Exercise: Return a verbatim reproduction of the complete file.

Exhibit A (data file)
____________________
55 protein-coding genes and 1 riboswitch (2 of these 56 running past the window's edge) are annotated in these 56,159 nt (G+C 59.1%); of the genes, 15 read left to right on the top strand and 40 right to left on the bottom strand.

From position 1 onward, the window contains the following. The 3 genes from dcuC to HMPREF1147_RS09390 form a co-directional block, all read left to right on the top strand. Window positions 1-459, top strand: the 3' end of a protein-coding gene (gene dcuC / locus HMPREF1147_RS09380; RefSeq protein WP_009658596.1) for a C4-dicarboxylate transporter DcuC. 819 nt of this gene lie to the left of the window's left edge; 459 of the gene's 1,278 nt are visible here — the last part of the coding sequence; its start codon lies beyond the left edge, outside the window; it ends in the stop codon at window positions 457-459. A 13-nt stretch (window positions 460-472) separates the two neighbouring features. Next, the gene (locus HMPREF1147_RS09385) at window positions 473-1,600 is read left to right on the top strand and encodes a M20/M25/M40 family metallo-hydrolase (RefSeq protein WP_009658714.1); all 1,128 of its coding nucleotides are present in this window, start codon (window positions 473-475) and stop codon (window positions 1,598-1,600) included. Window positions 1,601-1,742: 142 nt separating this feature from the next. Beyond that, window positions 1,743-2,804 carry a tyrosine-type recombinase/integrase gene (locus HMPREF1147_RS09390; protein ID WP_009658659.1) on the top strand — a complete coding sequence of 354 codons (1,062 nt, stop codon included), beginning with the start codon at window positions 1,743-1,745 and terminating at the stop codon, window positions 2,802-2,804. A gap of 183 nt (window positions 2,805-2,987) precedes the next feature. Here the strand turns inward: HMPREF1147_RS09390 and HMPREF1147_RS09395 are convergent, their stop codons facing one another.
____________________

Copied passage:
55 protein-coding genes and 1 riboswitch (2 of these 56 running past the window's edge) are annotated in these 56,159 nt (G+C 59.1%); of the genes, 15 read left to right on the top strand and 40 right to left on the bottom strand.

From position 1 onward, the window contains the following. The 3 genes from dcuC to HMPREF1147_RS09390 form a co-directional block, all read left to right on the top strand. Window positions 1-459, top strand: the 3' end of a protein-coding gene (gene dcuC / locus HMPREF1147_RS09380; RefSeq protein WP_009658596.1) for a C4-dicarboxylate transporter DcuC. 819 nt of this gene lie to the left of the window's left edge; 459 of the gene's 1,278 nt are visible here — the last part of the coding sequence; its start codon lies beyond the left edge, outside the window; it ends in the stop codon at window positions 457-459. A 13-nt stretch (window positions 460-472) separates the two neighbouring features. Next, the gene (locus HMPREF1147_RS09385) at window positions 473-1,600 is read left to right on the top strand and encodes a M20/M25/M40 family metallo-hydrolase (RefSeq protein WP_009658714.1); all 1,128 of its coding nucleotides are present in this window, start codon (window positions 473-475) and stop codon (window positions 1,598-1,600) included. Window positions 1,601-1,742: 142 nt separating this feature from the next. Beyond that, window positions 1,743-2,804 carry a tyrosine-type recombinase/integrase gene (locus HMPREF1147_RS09390; protein ID WP_009658659.1) on the top strand — a complete coding sequence of 354 codons (1,062 nt, stop codon included), beginning with the start codon at window positions 1,743-1,745 and terminating at the stop codon, window positions 2,802-2,804. A gap of 183 nt (window positions 2,805-2,987) precedes the next feature. Here the strand turns inward: HMPREF1147_RS09390 and HMPREF1147_RS09395 are convergent, their stop codons facing one another.